If China — where fireworks were invented — is hosting massive celebratory drone light shows instead of fireworks, why can’t the USA?

After months of lockdown, people are starved for entertainment. They’ve apparently binge-watched everything they ever wanted to see on Netflix, HBO and Disney+, played video games until their eyes bled, and became bored enough to even manage to read a book or two.

So with the 4th of July rapidly approaching, many Americans are looking for something different to occupy their time and to empty their wallets, and fireworks fit the bill. But fireworks come with their own list of issues, including the fact that they terrify birds and wildlife as well as pets; they add toxic chemical pollutants to the air, water and land; litter the landscape with spent plastic casings; create inescapable explosions that can trigger terror in veterans and others suffering from post-traumatic stress disorder; and increase the risk of fires at a time when the wildfire risk in many places is already high. Further, the private use of fireworks is accompanied by the ever-present danger of damaging one’s hearing and losing body parts.

Are drone light shows the solution to “the fireworks problem”?

Drone light shows differ from fireworks displays because drones are reusable, and do not produce chemical and noise pollution. However, there are only a few dozen companies in the world that have the proper permits, training and technical skills to plan and carry out a large-scale drone light show. One such company is Intel, which is at the forefront of this technology. It specializes in creating dynamic 3D light shows using autonomous swarms of drones that they designed especially for light shows; the Shooting Star.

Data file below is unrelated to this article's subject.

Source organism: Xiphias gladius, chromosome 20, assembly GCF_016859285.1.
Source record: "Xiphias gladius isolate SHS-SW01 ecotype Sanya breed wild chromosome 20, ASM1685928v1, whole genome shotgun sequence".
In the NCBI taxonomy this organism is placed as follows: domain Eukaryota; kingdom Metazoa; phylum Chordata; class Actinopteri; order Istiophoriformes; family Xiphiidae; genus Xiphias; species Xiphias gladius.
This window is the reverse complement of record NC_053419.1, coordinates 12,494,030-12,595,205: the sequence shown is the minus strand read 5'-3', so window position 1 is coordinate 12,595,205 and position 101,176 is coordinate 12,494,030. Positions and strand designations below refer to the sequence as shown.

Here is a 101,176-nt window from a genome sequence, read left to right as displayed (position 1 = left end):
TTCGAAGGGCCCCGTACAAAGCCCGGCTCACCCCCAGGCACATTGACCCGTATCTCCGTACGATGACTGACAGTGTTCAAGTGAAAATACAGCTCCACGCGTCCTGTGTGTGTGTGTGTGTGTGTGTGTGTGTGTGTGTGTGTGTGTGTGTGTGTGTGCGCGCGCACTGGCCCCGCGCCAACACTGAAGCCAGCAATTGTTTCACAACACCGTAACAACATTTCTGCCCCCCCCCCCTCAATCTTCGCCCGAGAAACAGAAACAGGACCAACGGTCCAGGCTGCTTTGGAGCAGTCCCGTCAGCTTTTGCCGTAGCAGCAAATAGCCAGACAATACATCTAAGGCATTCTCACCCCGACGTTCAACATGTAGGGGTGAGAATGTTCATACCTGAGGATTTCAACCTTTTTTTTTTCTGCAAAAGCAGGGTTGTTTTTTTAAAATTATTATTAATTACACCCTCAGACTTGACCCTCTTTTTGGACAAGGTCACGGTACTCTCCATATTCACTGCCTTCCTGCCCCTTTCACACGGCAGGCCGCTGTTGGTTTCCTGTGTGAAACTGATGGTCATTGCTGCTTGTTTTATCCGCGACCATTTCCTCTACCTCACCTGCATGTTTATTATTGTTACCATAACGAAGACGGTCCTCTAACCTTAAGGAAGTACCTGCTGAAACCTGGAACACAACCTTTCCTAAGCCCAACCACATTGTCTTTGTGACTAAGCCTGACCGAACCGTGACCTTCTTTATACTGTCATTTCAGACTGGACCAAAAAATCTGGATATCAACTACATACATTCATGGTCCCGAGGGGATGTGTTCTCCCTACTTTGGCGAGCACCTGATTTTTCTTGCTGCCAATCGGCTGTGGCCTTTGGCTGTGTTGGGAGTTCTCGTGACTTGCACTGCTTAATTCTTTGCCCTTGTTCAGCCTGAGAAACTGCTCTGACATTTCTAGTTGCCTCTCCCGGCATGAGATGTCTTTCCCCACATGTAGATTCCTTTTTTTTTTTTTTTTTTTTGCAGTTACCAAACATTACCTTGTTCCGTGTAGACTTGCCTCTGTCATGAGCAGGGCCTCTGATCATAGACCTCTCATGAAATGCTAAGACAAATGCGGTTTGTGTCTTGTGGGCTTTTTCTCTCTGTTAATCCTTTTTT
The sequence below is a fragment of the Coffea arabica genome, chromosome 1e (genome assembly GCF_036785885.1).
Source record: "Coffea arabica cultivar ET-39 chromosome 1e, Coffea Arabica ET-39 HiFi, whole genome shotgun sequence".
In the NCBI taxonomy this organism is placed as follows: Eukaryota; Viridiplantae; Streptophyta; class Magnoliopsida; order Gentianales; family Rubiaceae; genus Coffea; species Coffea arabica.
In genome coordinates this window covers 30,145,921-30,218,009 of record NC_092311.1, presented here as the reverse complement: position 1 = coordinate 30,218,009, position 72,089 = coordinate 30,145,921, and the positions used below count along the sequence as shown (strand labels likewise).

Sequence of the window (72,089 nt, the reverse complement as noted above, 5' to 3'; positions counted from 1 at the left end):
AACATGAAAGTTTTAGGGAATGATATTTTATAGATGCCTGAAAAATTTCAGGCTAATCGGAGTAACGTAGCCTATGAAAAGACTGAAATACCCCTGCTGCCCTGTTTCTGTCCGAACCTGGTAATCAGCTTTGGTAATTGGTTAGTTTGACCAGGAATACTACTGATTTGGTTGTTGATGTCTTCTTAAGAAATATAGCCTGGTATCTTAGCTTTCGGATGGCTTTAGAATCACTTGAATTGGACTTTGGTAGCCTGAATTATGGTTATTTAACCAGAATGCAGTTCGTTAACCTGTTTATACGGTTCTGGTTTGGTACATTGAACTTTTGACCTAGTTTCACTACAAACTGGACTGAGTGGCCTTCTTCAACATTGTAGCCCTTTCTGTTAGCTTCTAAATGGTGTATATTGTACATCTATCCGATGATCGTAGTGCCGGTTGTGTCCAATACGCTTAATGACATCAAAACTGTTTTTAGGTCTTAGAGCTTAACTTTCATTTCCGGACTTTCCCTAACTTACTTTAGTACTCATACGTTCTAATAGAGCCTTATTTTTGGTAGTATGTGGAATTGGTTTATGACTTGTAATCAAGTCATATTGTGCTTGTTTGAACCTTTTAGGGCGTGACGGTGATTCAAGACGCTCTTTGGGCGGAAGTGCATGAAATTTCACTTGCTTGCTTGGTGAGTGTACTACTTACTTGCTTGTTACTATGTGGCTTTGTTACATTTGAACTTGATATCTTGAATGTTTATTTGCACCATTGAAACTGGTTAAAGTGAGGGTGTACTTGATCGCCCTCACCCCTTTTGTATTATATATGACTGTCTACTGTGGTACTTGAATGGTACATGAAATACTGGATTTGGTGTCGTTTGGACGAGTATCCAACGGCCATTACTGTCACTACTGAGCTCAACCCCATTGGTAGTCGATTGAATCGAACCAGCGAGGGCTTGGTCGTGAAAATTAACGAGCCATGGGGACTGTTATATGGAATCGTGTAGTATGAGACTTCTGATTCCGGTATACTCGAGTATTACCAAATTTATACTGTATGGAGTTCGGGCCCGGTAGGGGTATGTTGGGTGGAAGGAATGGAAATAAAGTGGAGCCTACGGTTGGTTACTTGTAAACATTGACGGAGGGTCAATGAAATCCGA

Light show drones, such as Intel’s Shooting Stars, are very small unmanned quadcopters — a helicopter with four rotors.

“Weighing in at only 280 grams or less than the weight of a volleyball, the Intel Shooting Star drone is constructed with a soft frame made of flexible plastics and foam and contains no screws”, according to an Intel spokesperson. “The quadcopter’s propellers are also protected by covered cages – all features designed to ensure the drone is safe to fly, is splash-proof and can fly in light rain.”

Drones used to create light shows are equipped with just the barest essentials: Global Positioning System (GPS) sensors and a powerful LED light that can create more than four billion color combinations. This allows them to produce a greater range of effects than fireworks and to present almost unlimited opportunities for artistic storytelling in the sky. Drones can also fly safely in constrained air spaces where fireworks are simply not feasible. Further, drones are so quiet that they have been used with increasing frequency to monitor wildlife (i. e.; see ref).

Light show drones are usually controlled in fleets of hundreds by a remote computer to create colorful shapes and patterns in the night sky. But as computer technology progresses, fleet size grows. For example, in 2015, a Guinness World Records title was awarded to a fleet of 100 drones. In 2019, it was 2,018. Additionally, as 5G technology advances, location tracking will become more precise so drones will be able to fly closer together to create ever more detailed and intricate patterns in the sky.

In a modern world where even China recognizes that environmental concerns over the many harms from conventional fireworks should take priority, it makes little sense to continue using fireworks to entertain the public. If China — where fireworks were invented — is hosting massive celebratory drone light shows instead of fireworks, why can’t the USA?